Got Homework?
Connect with other students for help. It's a free community.
Here's the question you clicked on:
 0 viewing
BrighterDays
Group Title
I have the answer....I just don't understand the steps. Find the limit as x approaches infinity of 1+(a/x)^(bx)  I am putting the original question and the answer from my professor with his explanation in the comments. I just don't understand the steps at all that he has written out.
 2 months ago
 2 months ago
BrighterDays Group Title
I have the answer....I just don't understand the steps. Find the limit as x approaches infinity of 1+(a/x)^(bx)  I am putting the original question and the answer from my professor with his explanation in the comments. I just don't understand the steps at all that he has written out.
 2 months ago
 2 months ago

This Question is Closed

satellite73 Group TitleBest ResponseYou've already chosen the best response.2
is the answer \(e^{ab}\)?
 2 months ago

satellite73 Group TitleBest ResponseYou've already chosen the best response.2
you can guess it are you supposed to use l'hopital?
 2 months ago

BrighterDays Group TitleBest ResponseYou've already chosen the best response.0
In the comments I put a .png of how he worked it out....I don't understand his substitution with z and how he goes from there....he did say you could use l'hopital but it would be more work???
 2 months ago

satellite73 Group TitleBest ResponseYou've already chosen the best response.2
ooh i see the solution now, sorry you are supposed to use algebra, and then the fact that \[e=\lim_{x\to 0}\left(1+x\right)^{\frac{1}{x}}\]
 2 months ago

satellite73 Group TitleBest ResponseYou've already chosen the best response.2
the solution you have written is only algebra
 2 months ago

satellite73 Group TitleBest ResponseYou've already chosen the best response.2
they say put \(z=\frac{a}{x}\) so the piece inside is now \(1+z\)
 2 months ago

satellite73 Group TitleBest ResponseYou've already chosen the best response.2
that part is clear right?
 2 months ago

BrighterDays Group TitleBest ResponseYou've already chosen the best response.0
ugh. OK. so what I don't get is the algebra of: this: if z=a/b how does bx=abz^1?
 2 months ago

satellite73 Group TitleBest ResponseYou've already chosen the best response.2
the exponential notation may have confused you lets write it without the exponential notation
 2 months ago

satellite73 Group TitleBest ResponseYou've already chosen the best response.2
btw it is not \(z=\frac{a}{b}\) but rather \(z=\frac{a}{x}\) right?
 2 months ago

BrighterDays Group TitleBest ResponseYou've already chosen the best response.0
Oh yes, sorry  z=a/x
 2 months ago

satellite73 Group TitleBest ResponseYou've already chosen the best response.2
ok step by step \[\large z=\frac{a}{x}\] solve for \(x\) you get \[\large x=\frac{a}{z}\] ok so far?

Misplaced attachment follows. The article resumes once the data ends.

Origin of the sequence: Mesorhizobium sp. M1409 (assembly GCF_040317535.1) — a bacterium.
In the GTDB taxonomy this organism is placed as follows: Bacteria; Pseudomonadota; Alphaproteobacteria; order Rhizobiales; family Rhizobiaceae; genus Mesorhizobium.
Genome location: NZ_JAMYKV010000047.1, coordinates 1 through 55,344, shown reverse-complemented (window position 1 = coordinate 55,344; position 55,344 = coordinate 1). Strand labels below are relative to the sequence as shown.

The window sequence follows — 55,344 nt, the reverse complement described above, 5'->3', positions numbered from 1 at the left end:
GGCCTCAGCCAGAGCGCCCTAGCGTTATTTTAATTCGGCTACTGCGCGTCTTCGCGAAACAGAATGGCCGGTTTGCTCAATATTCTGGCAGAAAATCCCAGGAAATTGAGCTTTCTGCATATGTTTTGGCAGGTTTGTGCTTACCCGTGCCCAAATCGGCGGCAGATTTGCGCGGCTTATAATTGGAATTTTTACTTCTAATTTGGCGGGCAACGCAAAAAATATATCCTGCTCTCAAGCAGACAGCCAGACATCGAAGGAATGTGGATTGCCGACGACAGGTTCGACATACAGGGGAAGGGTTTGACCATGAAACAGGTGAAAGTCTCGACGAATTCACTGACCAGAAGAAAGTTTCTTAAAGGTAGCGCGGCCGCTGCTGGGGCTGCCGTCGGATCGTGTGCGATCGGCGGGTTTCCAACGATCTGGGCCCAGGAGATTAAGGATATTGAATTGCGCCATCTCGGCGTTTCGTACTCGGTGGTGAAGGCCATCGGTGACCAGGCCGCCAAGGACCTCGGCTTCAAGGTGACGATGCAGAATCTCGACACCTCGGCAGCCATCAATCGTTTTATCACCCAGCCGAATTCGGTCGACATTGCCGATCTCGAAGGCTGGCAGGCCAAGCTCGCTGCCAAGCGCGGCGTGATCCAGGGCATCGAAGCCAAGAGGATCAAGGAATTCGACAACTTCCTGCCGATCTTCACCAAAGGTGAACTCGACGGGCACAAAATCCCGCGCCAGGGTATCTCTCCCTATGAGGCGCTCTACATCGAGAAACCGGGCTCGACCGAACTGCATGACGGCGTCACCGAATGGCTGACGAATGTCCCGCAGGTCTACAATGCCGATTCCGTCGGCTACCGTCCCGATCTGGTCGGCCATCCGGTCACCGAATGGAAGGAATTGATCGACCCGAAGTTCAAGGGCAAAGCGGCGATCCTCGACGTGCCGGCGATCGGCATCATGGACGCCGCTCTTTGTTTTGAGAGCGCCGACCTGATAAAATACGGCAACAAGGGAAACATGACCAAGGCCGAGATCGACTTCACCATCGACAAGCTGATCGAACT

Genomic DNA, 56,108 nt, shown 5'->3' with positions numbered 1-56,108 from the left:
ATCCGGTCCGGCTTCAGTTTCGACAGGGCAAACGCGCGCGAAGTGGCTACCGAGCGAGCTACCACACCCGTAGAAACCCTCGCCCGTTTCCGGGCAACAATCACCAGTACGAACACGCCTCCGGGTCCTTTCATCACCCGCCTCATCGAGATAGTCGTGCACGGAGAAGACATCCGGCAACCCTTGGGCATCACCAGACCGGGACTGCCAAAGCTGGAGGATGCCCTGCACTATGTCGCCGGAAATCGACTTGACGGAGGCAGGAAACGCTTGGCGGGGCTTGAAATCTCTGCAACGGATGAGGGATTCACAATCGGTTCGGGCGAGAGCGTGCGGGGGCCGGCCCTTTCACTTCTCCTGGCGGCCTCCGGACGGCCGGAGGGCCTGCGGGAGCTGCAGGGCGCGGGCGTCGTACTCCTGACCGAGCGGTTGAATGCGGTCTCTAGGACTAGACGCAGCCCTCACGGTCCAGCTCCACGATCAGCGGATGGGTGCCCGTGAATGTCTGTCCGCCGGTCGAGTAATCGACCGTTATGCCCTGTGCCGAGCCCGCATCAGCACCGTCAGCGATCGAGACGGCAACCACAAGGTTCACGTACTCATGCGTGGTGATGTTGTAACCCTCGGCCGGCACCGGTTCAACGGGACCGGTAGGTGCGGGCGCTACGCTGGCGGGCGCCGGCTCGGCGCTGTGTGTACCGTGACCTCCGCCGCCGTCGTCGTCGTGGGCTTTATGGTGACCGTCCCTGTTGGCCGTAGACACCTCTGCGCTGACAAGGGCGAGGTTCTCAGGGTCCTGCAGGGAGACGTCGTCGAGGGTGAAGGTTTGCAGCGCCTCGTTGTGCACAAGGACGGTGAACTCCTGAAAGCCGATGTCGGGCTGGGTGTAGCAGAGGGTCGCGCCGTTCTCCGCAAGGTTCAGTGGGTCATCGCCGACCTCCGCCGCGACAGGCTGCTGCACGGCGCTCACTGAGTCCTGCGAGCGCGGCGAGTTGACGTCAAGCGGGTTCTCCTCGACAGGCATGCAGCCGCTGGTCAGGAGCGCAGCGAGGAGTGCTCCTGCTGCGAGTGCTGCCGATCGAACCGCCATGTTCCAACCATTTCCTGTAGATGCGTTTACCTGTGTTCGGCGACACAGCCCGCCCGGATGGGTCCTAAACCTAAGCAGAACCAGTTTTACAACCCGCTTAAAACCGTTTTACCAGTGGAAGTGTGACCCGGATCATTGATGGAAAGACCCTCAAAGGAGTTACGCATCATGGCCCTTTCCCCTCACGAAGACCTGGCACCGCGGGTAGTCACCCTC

2 months ago

satellite73 Group TitleBest ResponseYou've already chosen the best response.2
multiply both sides by \(b\) you get \[\large bx=\frac{ab}{z}\] right?
 2 months ago

satellite73 Group TitleBest ResponseYou've already chosen the best response.2
well that is it then \[\left(1+\frac{a}{x}\right)^{bx}\] becomes \[\large (1+z)^{\frac{ab}{z}}\]
 2 months ago

BrighterDays Group TitleBest ResponseYou've already chosen the best response.0
ok  I see that now.
 2 months ago

satellite73 Group TitleBest ResponseYou've already chosen the best response.2
done right?
 2 months ago

satellite73 Group TitleBest ResponseYou've already chosen the best response.2
or are there still other algebra steps?
 2 months ago

BrighterDays Group TitleBest ResponseYou've already chosen the best response.0
That's it! Thank you. So the fact that e= limx→0 of (1+x)^1/z is just something we need to know, correct? I keep looking for it in my book but can't find it. So, I'll just write it and make a note of it. Thanks again!!
 2 months ago

satellite73 Group TitleBest ResponseYou've already chosen the best response.2
well i guess so usually it is written as \[e=\lim_{x\to \infty}\left(1+\frac{1}{x}\right)^x\] but if you change \(x\) to \(\frac{1}{x}\) then you get \[e=\lim_{x\to 0}(1+x)^{\frac{1}{x}}\]
 2 months ago

BrighterDays Group TitleBest ResponseYou've already chosen the best response.0
Great! Thank you so much for all your help!!
 2 months ago
See more questions >>>
Your question is ready. Sign up for free to start getting answers.
spraguer
(Moderator)
5
→ View Detailed Profile
is replying to Can someone tell me what button the professor is hitting...
23
 Teamwork 19 Teammate
 Problem Solving 19 Hero
 Engagement 19 Mad Hatter
 You have blocked this person.
 ✔ You're a fan Checking fan status...
Thanks for being so helpful in mathematics. If you are getting quality help, make sure you spread the word about OpenStudy.